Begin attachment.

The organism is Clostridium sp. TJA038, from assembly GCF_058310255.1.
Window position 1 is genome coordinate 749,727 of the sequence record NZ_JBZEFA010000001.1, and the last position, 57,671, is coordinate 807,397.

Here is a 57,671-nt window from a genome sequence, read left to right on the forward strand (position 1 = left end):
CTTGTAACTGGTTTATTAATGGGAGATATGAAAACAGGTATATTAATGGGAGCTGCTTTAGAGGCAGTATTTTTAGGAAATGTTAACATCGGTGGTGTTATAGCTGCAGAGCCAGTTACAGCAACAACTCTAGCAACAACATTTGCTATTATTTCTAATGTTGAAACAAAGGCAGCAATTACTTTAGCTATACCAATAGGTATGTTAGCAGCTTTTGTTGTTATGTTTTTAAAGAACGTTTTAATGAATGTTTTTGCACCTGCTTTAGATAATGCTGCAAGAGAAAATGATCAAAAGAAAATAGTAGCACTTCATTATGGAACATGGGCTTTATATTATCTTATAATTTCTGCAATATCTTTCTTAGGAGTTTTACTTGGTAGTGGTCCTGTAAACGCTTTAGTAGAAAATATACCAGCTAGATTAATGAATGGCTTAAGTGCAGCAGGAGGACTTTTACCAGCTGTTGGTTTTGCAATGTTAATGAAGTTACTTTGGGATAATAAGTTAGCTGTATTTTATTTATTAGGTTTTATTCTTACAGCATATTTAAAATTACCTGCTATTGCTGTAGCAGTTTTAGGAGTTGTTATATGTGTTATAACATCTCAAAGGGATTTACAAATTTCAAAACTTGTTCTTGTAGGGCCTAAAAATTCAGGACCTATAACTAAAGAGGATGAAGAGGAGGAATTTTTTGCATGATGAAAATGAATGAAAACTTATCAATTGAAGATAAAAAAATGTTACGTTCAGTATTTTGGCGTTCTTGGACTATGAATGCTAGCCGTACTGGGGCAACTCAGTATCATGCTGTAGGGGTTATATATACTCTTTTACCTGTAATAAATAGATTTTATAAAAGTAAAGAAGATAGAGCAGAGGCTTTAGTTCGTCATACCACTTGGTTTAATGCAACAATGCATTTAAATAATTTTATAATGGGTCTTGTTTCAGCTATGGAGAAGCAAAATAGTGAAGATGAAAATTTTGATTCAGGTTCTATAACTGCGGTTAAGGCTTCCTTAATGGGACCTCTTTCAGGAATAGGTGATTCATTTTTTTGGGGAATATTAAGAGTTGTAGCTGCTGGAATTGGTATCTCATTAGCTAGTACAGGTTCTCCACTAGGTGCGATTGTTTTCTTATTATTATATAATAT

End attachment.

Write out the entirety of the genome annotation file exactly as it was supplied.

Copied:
The organism is Clostridium sp. TJA038, from assembly GCF_058310255.1.
Window position 1 is genome coordinate 749,727 of the sequence record NZ_JBZEFA010000001.1, and the last position, 57,671, is coordinate 807,397.

Here is a 57,671-nt window from a genome sequence, read left to right on the forward strand (position 1 = left end):
CTTGTAACTGGTTTATTAATGGGAGATATGAAAACAGGTATATTAATGGGAGCTGCTTTAGAGGCAGTATTTTTAGGAAATGTTAACATCGGTGGTGTTATAGCTGCAGAGCCAGTTACAGCAACAACTCTAGCAACAACATTTGCTATTATTTCTAATGTTGAAACAAAGGCAGCAATTACTTTAGCTATACCAATAGGTATGTTAGCAGCTTTTGTTGTTATGTTTTTAAAGAACGTTTTAATGAATGTTTTTGCACCTGCTTTAGATAATGCTGCAAGAGAAAATGATCAAAAGAAAATAGTAGCACTTCATTATGGAACATGGGCTTTATATTATCTTATAATTTCTGCAATATCTTTCTTAGGAGTTTTACTTGGTAGTGGTCCTGTAAACGCTTTAGTAGAAAATATACCAGCTAGATTAATGAATGGCTTAAGTGCAGCAGGAGGACTTTTACCAGCTGTTGGTTTTGCAATGTTAATGAAGTTACTTTGGGATAATAAGTTAGCTGTATTTTATTTATTAGGTTTTATTCTTACAGCATATTTAAAATTACCTGCTATTGCTGTAGCAGTTTTAGGAGTTGTTATATGTGTTATAACATCTCAAAGGGATTTACAAATTTCAAAACTTGTTCTTGTAGGGCCTAAAAATTCAGGACCTATAACTAAAGAGGATGAAGAGGAGGAATTTTTTGCATGATGAAAATGAATGAAAACTTATCAATTGAAGATAAAAAAATGTTACGTTCAGTATTTTGGCGTTCTTGGACTATGAATGCTAGCCGTACTGGGGCAACTCAGTATCATGCTGTAGGGGTTATATATACTCTTTTACCTGTAATAAATAGATTTTATAAAAGTAAAGAAGATAGAGCAGAGGCTTTAGTTCGTCATACCACTTGGTTTAATGCAACAATGCATTTAAATAATTTTATAATGGGTCTTGTTTCAGCTATGGAGAAGCAAAATAGTGAAGATGAAAATTTTGATTCAGGTTCTATAACTGCGGTTAAGGCTTCCTTAATGGGACCTCTTTCAGGAATAGGTGATTCATTTTTTTGGGGAATATTAAGAGTTGTAGCTGCTGGAATTGGTATCTCATTAGCTAGTACAGGTTCTCCACTAGGTGCGATTGTTTTCTTATTATTATATAATAT